On Wednesday, the Federal Reserve announced the extension of restrictions on dividends and share buybacks by big U.S. banks, in a bid to conserve capital amid the coronavirus crisis-induced downturn. The central bank restricted share buybacks for another three months – the period till the end of the fourth quarter.
Moreover, dividends are being capped and are based on the formula related to bank’s recent income. Under the restrictions, banks are not allowed to pay dividends more than their average quarterly profit from the four most recent quarters.
Notably, restrictions have been imposed on 33 banks with more than $100 billion in assets. The Fed’s move intends to “ensure that large banks maintain a high level of capital resilience,” the central bank said in a statement. “The capital positions of large banks have remained strong during the third quarter while such restrictions were in place,” noted the Federal Reserve.
In June, the Federal Reserve released the results of the Dodd-Frank Act supervisory stress test 2020 (DFAST 2020) conducted on 33 firms, which, to a great extent, reflected the stability of the banking system. However, on uncertainty signalled by the industry and the broader economy, the Fed announced big banks to undertake a second round of stress tests later this year.
The second round will be based on two coronavirus-related recession scenarios. The results of the second round of stress tests, which are conducted to ensure banks’ ability to lend even in a crisis, will be announced this December.
The continued impact of the coronavirus pandemic on the banks’ lending businesses has taken a toll on the banking shares. Moreover, short-term interest rates near zero level and increase in provisions have eroded the profits of banks despite trading gains. Therefore, plunge in prices on investors’ concerns have also prompted the central bank to further restrict capital distributions in order to ensure liquidity of banks.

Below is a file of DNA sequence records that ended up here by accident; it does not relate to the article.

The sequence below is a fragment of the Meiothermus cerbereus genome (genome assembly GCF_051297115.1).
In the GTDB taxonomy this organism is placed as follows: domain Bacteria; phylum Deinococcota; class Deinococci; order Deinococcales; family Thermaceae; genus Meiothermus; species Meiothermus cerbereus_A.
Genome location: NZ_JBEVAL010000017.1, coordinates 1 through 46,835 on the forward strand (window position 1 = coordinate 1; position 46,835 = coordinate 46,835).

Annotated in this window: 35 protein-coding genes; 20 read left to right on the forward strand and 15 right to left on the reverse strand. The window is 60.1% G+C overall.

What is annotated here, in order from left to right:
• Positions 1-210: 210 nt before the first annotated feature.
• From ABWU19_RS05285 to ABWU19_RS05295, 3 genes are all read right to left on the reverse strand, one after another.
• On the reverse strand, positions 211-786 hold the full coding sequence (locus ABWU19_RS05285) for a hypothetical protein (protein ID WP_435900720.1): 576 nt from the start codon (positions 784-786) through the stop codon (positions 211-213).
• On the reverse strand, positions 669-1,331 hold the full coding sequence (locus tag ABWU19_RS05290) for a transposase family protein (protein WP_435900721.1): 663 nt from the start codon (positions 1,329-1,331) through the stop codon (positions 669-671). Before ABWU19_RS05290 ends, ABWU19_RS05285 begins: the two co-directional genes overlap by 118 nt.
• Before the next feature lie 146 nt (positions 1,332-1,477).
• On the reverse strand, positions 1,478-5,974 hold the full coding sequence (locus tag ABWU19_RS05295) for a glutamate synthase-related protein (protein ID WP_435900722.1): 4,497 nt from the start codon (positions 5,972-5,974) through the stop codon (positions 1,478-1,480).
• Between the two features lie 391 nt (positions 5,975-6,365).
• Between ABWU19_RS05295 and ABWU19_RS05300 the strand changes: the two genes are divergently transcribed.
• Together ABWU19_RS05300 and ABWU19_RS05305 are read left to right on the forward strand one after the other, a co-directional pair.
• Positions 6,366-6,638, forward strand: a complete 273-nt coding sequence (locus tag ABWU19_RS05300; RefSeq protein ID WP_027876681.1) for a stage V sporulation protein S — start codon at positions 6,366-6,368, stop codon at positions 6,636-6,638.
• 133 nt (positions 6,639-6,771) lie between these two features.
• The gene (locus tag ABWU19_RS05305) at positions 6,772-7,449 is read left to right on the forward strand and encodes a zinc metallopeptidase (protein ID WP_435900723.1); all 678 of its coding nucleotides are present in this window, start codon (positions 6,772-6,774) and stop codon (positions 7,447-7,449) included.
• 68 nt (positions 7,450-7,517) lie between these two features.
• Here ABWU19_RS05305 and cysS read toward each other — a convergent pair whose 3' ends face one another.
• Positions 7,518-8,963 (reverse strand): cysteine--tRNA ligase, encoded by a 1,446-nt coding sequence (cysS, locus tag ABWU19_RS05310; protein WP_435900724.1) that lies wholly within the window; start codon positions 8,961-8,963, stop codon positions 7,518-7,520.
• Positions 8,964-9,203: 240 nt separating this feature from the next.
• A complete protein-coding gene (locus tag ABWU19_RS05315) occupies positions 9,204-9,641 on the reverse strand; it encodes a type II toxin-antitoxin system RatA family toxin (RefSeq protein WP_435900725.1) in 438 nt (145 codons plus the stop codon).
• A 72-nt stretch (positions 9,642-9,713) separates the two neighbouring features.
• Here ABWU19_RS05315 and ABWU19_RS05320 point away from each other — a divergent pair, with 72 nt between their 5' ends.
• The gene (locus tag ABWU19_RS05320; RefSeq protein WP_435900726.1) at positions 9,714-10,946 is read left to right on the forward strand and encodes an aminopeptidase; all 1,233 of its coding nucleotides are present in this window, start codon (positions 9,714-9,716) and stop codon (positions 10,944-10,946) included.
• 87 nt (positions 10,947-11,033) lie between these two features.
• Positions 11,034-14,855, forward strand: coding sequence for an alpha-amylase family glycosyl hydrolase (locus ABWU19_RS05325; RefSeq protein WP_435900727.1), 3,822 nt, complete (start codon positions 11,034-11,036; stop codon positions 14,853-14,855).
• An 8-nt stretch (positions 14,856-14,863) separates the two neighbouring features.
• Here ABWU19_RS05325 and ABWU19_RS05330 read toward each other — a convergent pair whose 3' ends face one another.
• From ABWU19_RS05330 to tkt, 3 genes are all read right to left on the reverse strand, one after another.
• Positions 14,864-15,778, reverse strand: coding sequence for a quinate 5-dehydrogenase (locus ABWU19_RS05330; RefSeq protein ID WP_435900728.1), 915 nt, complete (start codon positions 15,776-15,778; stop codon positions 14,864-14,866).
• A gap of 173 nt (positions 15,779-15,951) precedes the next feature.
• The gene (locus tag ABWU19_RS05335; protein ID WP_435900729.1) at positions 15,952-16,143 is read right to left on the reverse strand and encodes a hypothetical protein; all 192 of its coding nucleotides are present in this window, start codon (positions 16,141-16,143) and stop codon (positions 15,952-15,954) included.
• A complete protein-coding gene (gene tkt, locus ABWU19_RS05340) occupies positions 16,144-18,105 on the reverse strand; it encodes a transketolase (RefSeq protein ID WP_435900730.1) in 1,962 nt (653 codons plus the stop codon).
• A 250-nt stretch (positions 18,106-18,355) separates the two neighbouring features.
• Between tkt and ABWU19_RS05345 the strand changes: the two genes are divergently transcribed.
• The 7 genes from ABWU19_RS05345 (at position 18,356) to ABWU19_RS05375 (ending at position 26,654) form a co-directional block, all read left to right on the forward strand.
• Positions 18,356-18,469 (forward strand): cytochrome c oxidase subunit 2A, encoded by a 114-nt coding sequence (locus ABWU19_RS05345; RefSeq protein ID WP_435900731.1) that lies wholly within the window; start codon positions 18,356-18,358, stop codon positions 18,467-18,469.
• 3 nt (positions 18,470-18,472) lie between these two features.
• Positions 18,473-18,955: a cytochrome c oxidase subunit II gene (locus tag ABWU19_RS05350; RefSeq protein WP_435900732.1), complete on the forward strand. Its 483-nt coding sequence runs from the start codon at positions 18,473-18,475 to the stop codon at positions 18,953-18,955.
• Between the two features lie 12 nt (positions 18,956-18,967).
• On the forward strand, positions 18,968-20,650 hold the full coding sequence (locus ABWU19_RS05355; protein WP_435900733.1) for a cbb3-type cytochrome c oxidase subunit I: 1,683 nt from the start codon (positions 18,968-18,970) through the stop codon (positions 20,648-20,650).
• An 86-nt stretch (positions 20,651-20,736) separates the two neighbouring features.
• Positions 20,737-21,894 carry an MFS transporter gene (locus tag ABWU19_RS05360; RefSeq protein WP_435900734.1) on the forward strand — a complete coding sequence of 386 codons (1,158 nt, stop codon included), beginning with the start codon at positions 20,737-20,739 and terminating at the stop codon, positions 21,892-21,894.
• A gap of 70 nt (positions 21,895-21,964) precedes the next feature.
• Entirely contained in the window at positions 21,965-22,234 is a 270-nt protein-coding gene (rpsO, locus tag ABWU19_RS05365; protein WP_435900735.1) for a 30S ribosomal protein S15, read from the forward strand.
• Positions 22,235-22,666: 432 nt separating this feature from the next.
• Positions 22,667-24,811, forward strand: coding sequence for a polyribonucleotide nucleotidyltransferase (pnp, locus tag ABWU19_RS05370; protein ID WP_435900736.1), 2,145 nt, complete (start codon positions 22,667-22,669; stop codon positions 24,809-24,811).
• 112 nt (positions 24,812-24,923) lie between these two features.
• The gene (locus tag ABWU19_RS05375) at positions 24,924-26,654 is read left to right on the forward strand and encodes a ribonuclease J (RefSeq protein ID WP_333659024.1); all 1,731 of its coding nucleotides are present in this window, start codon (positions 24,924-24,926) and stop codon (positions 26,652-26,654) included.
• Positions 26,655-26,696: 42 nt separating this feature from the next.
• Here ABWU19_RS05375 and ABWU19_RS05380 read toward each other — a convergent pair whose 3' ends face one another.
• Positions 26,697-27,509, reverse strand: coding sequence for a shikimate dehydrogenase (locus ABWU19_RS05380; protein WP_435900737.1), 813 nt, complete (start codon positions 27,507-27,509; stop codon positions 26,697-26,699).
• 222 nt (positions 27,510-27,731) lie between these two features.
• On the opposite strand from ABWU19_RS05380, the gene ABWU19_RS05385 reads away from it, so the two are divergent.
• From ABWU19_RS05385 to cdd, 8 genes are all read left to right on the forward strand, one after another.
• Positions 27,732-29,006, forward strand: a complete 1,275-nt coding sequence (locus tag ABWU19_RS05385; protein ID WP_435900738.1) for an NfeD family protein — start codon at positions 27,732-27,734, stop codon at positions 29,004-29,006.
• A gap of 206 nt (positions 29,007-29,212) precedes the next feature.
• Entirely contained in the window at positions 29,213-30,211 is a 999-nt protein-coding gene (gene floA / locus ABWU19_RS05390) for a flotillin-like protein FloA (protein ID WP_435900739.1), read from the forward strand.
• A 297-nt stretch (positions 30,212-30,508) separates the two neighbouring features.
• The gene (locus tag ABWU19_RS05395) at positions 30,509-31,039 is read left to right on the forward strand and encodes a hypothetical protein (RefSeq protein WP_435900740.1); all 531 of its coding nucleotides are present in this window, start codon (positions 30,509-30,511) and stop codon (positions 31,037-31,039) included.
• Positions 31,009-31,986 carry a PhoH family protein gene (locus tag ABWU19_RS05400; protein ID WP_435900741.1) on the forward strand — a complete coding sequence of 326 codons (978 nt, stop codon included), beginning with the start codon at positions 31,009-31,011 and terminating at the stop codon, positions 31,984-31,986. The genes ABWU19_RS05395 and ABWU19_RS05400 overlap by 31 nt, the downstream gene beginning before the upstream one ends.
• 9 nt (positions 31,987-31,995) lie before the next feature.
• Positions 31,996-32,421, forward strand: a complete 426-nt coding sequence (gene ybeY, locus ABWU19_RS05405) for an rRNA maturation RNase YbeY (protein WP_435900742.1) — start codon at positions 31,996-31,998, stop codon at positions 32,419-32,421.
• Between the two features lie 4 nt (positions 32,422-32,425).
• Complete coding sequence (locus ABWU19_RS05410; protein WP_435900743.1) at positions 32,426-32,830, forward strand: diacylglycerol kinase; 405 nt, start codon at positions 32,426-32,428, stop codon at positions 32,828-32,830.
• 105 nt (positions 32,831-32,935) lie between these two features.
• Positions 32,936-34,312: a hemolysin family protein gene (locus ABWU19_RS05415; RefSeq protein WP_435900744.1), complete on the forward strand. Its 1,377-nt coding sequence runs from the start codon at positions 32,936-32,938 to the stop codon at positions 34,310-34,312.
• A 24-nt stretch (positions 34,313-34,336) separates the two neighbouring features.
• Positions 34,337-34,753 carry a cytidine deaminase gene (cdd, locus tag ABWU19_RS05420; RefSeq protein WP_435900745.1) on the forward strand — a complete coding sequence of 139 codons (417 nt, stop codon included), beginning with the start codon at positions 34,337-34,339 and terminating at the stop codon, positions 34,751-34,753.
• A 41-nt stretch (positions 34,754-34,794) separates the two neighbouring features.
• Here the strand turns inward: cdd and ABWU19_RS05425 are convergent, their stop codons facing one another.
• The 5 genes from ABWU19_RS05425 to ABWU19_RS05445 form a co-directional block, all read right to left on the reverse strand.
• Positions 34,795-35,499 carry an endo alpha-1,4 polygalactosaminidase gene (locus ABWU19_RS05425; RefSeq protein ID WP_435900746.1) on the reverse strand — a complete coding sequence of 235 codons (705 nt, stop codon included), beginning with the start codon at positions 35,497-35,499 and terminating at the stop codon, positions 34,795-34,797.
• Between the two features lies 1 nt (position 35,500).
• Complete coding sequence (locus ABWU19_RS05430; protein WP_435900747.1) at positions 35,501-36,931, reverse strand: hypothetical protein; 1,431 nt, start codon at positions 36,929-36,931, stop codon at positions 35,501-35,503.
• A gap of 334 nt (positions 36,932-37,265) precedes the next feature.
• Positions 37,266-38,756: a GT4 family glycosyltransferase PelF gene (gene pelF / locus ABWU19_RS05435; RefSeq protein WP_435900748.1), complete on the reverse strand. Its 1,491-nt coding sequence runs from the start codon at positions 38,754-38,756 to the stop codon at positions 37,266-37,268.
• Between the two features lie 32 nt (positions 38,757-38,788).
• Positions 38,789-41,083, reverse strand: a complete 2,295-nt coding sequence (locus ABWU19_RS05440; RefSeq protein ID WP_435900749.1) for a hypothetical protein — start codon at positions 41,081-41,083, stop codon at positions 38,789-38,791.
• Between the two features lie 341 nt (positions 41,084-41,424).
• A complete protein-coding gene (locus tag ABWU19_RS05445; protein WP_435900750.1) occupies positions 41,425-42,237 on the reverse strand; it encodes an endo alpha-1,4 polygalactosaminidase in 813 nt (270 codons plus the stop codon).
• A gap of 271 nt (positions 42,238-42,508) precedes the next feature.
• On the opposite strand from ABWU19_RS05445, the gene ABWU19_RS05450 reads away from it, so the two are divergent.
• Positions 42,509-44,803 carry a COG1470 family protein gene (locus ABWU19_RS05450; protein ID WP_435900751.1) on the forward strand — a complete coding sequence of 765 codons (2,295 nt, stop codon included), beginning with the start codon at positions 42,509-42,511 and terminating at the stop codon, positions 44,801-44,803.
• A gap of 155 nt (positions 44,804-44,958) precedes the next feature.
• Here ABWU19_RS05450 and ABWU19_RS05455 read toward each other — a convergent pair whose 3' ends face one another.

To ensure the resilience of large banks, the Fed has asked banks to maintain sufficient liquidity by further suspending share repurchases and capping dividends. With banks taking measures to strengthen their financials and battle challenges, the second round of stress test will further help regulators check their progress in the same and avert another crisis. Further, this will boost the lending capacity of banks, thereby bolstering their financial positions.
Though an economic uncertainty lingers due to the coronavirus outbreak; at present, banks are actively responding to every legal and regulatory pressure. This has, in fact, positioned banks well to encounter impending challenges.
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